After their epic win last week, it’s a fair question to ask whether the Vikings can pull off another win and get to their first Super Bowl ever. While that alone would be enough to send demand for Super Bowl Tickets through the roof, the fact that it could be played at their home stadium would likely send prices above $10,000 making it the most expensive sporting event in history.
To come up with an answer of just how high prices could go, we used the recent College Football Playoff Championship game as a barometer for what could happen. After UGA clinched a spot in the Championship game in their hometown of Atlanta, prices spiked 30%, as the below Twitter post on TicketIQ shows.
Cheapest #NationalChampionship tickets look to be firmly under $2,000 as we approach 10 hours to kick off. Use code "CHAMP" for an extra 5% off (many tickets ALREADY have the 'Low Price Guarantee') https://t.co/XK1yDX2run pic.twitter.com/vKUXmpQdxT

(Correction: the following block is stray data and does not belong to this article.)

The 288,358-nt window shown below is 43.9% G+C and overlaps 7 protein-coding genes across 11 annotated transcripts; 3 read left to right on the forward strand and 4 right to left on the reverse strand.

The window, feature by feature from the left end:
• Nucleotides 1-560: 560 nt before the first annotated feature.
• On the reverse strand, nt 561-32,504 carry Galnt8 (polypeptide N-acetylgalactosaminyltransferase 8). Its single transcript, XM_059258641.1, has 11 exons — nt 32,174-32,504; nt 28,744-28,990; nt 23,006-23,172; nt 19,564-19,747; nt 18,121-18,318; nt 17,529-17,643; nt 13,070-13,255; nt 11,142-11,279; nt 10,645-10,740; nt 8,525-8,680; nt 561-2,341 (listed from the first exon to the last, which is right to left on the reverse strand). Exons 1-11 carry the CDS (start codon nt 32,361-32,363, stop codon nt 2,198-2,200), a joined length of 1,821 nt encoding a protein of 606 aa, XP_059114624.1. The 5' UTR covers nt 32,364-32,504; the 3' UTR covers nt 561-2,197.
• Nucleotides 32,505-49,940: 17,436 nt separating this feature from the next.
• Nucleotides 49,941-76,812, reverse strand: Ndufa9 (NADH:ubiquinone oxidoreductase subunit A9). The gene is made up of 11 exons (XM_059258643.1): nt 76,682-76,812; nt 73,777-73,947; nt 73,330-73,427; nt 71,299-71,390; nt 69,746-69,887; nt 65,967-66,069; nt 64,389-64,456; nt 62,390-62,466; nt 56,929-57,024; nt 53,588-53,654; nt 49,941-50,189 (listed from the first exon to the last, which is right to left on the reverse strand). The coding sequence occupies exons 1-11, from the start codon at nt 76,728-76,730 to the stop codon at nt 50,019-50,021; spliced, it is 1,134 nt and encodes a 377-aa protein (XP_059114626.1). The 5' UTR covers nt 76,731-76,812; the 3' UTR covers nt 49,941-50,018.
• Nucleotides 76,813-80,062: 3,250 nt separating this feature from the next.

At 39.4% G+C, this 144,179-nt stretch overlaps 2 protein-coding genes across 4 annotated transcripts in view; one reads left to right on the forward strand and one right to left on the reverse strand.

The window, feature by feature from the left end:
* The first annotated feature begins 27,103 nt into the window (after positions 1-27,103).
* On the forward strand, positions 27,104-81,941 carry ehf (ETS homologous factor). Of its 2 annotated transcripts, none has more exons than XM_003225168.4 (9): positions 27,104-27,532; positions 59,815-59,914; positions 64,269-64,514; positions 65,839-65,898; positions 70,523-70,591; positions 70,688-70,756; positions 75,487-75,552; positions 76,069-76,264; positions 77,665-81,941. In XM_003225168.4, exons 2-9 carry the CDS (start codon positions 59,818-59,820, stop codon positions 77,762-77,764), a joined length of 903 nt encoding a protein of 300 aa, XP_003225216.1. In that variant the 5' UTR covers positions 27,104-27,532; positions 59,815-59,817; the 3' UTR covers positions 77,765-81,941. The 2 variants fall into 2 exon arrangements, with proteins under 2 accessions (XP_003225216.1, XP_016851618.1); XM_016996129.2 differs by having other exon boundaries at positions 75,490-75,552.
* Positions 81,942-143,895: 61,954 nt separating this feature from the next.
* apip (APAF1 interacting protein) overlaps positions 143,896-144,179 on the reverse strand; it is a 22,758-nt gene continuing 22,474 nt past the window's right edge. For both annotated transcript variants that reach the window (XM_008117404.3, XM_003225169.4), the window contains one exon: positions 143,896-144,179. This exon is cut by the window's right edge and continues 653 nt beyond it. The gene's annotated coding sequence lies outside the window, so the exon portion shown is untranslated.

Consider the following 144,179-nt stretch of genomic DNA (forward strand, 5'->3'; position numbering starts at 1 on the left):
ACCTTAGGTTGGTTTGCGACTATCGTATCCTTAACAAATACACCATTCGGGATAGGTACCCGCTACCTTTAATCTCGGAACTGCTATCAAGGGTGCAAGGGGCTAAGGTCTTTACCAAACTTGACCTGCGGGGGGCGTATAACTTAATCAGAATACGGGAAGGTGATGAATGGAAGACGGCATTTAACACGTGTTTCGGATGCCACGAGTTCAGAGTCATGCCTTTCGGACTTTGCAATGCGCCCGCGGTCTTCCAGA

— TicketIQ (@Ticket_IQ) January 8, 2018
While the cheapest ticket prices did come down from their peak of $2,600, this isn’t likely to happen for the Super Bowl, as there is currently about half of the quantity available on the secondary market for ‘the big game’ compared to the the week before for the college football championship.
Additionally, the NFL, through their spin-out, NFL On Location, has already sold many more tickets as part of packages than in previous years, which is also likely to keep secondary market quantity at historical lows.
With a current average price hovering around $8,000 and a get-in price of $4,000, a 30% increase in the average price would means an average price of $10,400 with a get-in price of over $5,200. Both of those measures would be the highest for any Super Bowl tickets we’ve tracked. It would also be the most expensive game we’ve ever tracked, across any sport. If quantity remains low on the secondary market, prices could climb above $12,000 with get-in prices above $6,000.
Here’s a link to real-time data on the game for anyone looking to actually buy tickets. Below is a graph with data on average prices this decade.